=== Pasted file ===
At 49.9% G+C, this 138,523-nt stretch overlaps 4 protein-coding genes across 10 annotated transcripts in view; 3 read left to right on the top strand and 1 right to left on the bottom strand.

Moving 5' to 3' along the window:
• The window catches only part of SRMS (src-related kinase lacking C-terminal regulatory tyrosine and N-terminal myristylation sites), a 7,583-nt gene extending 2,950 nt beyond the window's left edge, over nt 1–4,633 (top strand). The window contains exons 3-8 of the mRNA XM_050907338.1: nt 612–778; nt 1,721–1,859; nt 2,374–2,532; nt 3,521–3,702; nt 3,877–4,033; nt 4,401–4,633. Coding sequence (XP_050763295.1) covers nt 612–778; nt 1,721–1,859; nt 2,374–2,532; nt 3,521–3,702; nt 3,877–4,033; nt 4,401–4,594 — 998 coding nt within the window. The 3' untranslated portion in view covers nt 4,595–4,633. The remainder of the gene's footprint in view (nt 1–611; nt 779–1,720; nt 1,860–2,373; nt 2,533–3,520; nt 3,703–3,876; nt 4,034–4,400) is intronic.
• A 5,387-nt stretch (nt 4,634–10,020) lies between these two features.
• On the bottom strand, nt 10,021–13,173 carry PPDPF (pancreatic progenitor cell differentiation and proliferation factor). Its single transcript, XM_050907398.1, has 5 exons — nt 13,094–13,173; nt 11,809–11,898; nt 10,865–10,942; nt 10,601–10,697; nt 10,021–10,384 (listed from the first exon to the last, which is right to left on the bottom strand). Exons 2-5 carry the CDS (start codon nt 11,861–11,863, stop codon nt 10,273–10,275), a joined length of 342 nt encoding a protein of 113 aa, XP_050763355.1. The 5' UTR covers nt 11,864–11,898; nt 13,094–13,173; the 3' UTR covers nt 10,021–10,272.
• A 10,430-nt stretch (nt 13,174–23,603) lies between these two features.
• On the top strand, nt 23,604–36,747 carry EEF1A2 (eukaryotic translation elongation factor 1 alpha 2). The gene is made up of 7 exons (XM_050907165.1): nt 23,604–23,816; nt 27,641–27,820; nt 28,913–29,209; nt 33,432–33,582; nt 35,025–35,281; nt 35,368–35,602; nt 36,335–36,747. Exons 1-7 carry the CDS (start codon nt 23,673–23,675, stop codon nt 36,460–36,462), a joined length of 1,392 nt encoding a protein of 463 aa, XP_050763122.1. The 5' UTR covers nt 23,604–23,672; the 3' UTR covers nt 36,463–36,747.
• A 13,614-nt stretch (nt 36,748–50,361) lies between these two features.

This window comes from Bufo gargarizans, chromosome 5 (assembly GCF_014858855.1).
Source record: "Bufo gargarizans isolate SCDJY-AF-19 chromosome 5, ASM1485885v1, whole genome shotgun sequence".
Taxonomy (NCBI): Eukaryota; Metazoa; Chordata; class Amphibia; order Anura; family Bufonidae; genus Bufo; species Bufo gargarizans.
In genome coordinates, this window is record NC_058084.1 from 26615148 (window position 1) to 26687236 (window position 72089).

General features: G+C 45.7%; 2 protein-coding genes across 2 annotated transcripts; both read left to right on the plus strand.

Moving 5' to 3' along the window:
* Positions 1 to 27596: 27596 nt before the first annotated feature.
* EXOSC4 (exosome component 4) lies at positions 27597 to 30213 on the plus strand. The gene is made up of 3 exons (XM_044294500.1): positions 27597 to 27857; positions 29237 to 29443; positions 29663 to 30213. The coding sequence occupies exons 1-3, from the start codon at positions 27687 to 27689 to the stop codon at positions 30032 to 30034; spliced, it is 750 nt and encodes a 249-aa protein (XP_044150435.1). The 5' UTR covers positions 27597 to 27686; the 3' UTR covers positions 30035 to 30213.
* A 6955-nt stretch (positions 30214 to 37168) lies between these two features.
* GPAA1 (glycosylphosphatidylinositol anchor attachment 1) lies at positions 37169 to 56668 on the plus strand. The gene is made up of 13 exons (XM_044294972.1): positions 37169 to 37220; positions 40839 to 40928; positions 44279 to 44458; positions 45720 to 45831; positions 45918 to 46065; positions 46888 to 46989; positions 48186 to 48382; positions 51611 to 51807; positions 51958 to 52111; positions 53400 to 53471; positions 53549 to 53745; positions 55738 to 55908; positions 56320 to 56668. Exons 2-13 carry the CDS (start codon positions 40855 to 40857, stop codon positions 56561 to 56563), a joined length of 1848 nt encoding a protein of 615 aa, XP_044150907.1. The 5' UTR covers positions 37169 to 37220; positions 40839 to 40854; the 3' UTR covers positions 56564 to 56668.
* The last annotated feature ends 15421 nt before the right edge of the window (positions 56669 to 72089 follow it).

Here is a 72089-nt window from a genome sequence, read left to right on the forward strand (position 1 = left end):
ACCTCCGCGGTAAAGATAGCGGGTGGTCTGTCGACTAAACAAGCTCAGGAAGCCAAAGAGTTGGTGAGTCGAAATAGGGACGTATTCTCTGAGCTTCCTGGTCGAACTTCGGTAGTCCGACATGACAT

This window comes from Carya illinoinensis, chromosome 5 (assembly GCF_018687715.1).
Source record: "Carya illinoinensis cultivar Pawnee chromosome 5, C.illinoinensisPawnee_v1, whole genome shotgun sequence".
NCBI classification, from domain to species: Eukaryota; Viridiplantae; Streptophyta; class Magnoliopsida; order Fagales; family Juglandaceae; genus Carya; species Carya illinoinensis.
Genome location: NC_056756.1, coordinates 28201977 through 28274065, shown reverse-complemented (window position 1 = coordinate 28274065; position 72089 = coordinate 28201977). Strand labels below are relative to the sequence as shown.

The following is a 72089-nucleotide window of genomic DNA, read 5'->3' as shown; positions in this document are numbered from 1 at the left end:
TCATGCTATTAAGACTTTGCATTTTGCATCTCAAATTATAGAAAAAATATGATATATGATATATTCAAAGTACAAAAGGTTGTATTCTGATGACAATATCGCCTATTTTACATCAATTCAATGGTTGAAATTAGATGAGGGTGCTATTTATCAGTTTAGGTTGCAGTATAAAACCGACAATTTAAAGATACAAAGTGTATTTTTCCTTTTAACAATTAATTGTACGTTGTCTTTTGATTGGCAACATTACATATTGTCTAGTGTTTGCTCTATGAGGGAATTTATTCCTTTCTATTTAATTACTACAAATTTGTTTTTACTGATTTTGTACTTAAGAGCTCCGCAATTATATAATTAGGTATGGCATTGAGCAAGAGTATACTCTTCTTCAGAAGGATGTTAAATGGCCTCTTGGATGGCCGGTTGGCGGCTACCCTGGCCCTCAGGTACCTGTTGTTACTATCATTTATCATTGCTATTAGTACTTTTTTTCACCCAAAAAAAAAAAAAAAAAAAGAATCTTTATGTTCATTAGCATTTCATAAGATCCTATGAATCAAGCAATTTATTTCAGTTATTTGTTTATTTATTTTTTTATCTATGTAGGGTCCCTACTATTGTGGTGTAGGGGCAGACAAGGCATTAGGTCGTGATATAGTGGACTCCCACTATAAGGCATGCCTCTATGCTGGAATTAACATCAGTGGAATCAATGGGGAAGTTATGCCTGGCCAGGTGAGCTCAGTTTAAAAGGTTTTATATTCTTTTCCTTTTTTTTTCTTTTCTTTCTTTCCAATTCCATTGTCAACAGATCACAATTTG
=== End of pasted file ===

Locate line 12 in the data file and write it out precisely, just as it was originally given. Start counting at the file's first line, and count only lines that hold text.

In genome coordinates, this window is record NC_058084.1 from 26615148 (window position 1) to 26687236 (window position 72089).